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Tortoise: Shining the Beacons of Ancestorship on Buffalo

I showed up late to the bandwagon on
Tortoise.  A band that is nearing
its 20th birthday, I discovered them several months ago after
realizing the critical acclaim and intense passion they had garnered over such
a long career.  After mentioning
how good I thought they were to my roommate, he rolled his eyes like a parent
watching their kid discover that fire burns.
  As many times as he could tell me, I
just had to figure it out for myself.

This year, Tortoise is releasing what will be
their sixth studio album, and their first in five years, as well as hitting the
road on a U.S. tour that hits the Tralf tonight.  The album, Beacons of Ancestorship
, plays off the
classic Tortoise concept of genre smashing.  If I were to take a bit of jazz, throw in some dub and
hip-hop influence and mix it with rock riffing and heavy synths, then we’d had
something like this album, an incredible mélange of influences that stands on
its own musically and which I can scarcely do justice. 

The album’s opener, “High Class Slim Came
Floatin’ In” is a perfect example, leading off with an uptempo, dubbed out (I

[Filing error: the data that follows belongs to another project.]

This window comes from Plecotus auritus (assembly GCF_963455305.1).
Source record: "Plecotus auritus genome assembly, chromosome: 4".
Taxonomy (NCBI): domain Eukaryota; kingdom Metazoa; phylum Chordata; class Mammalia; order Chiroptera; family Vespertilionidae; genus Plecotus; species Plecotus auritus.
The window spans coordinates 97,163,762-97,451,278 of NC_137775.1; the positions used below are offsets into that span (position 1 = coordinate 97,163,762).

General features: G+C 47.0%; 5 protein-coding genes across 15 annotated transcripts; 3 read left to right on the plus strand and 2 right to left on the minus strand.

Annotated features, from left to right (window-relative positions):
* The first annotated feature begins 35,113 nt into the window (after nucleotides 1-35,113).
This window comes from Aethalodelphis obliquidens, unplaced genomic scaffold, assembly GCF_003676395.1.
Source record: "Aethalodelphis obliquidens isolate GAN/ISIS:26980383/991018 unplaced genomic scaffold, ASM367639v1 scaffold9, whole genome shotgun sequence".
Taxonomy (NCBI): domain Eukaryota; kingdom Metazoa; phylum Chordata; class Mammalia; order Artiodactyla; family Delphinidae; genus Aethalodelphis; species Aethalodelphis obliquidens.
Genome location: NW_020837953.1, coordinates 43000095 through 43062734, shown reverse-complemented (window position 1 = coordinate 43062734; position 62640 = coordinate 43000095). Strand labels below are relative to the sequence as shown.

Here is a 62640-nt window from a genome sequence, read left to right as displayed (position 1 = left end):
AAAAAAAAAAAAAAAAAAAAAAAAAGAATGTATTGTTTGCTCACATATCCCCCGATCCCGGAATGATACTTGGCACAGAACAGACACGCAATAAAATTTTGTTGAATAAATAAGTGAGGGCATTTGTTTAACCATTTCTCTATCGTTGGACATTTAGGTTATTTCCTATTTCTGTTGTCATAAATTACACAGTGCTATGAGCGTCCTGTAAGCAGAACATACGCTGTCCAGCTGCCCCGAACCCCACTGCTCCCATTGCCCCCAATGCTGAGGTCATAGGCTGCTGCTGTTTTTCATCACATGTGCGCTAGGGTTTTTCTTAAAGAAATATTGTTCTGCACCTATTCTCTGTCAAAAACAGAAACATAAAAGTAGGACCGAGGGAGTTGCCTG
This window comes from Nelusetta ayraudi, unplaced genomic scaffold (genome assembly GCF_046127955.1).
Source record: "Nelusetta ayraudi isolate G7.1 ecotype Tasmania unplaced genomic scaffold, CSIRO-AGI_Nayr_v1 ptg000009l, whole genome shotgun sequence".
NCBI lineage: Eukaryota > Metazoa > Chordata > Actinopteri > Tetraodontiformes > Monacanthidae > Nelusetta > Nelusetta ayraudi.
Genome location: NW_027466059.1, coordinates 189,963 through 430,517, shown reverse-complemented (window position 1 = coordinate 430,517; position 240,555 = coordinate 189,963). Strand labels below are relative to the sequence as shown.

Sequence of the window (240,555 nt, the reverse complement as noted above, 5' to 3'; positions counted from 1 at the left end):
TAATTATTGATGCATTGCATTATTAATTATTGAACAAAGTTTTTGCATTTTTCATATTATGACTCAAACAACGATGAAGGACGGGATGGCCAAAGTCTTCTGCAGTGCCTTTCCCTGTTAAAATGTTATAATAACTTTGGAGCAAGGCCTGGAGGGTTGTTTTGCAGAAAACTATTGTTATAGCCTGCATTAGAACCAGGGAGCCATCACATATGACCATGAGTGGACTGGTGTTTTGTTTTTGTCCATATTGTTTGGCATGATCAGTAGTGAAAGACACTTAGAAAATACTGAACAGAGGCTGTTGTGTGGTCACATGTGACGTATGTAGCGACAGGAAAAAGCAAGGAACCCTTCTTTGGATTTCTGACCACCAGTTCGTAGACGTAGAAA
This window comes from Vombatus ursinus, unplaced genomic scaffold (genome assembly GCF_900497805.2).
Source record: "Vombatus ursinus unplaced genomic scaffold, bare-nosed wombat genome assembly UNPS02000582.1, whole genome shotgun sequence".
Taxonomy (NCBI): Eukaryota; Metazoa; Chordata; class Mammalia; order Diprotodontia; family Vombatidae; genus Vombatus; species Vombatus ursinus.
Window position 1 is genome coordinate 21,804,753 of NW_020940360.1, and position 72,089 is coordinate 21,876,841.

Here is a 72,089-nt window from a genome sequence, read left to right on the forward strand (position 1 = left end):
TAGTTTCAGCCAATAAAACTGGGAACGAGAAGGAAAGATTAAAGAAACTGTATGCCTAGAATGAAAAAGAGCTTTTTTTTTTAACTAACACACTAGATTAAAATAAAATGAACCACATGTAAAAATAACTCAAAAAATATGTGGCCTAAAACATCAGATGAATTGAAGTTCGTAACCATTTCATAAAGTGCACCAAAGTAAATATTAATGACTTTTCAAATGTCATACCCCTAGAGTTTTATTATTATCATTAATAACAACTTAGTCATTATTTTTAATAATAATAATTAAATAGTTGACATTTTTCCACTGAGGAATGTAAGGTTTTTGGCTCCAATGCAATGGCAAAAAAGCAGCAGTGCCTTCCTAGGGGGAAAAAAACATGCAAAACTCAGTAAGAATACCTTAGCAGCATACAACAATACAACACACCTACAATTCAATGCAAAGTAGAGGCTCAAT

don’t know how it works either but it does) synth line backed by crisp, lyrical
drumlines before mutating into soft analog synth that in turn dissolves into
heavy guitar chugging.  And this is
all just one track.  There are
several more epic tracks, separated by a few shorter ones as well (“Penumbra”
is phenomenal, and only a minute long). 
My personal favorite, “The Fall of 7 Diamonds Plus 1” sounds like the
soundtrack to a spaghetti western, lonesome guitar ringing out over gentle
picking and organ, backed by what sounds like electronic drums and clanging
chains.  Another highlight, “de
Chelly” comes in like a church hymnal, all soft organ that builds synth and
guitar themes into a heart wrenching piece of nostalgia for some vague,
intangible memory of Sunday morning mass.

All in all, Tortoise seems to have pulled out
all the stops when it comes to the synthesizer this album, bringing it into
most of the compositions in some way, but this is by no means a slight against
them.  The album is a fantastic
piece of composition that pulled me in and was over before I even realized
it.  As I mentioned earlier, the
band has to be heard to truly “get”, so check out their myspace or go check
them out tonight at the Tralf, or even better, do both! 

 

Tonight at The Tralf 

Doors at 7PM with local
headliners Lazlo Holyfield

$18/pre – $22/day of

Image: Saverino Truglia

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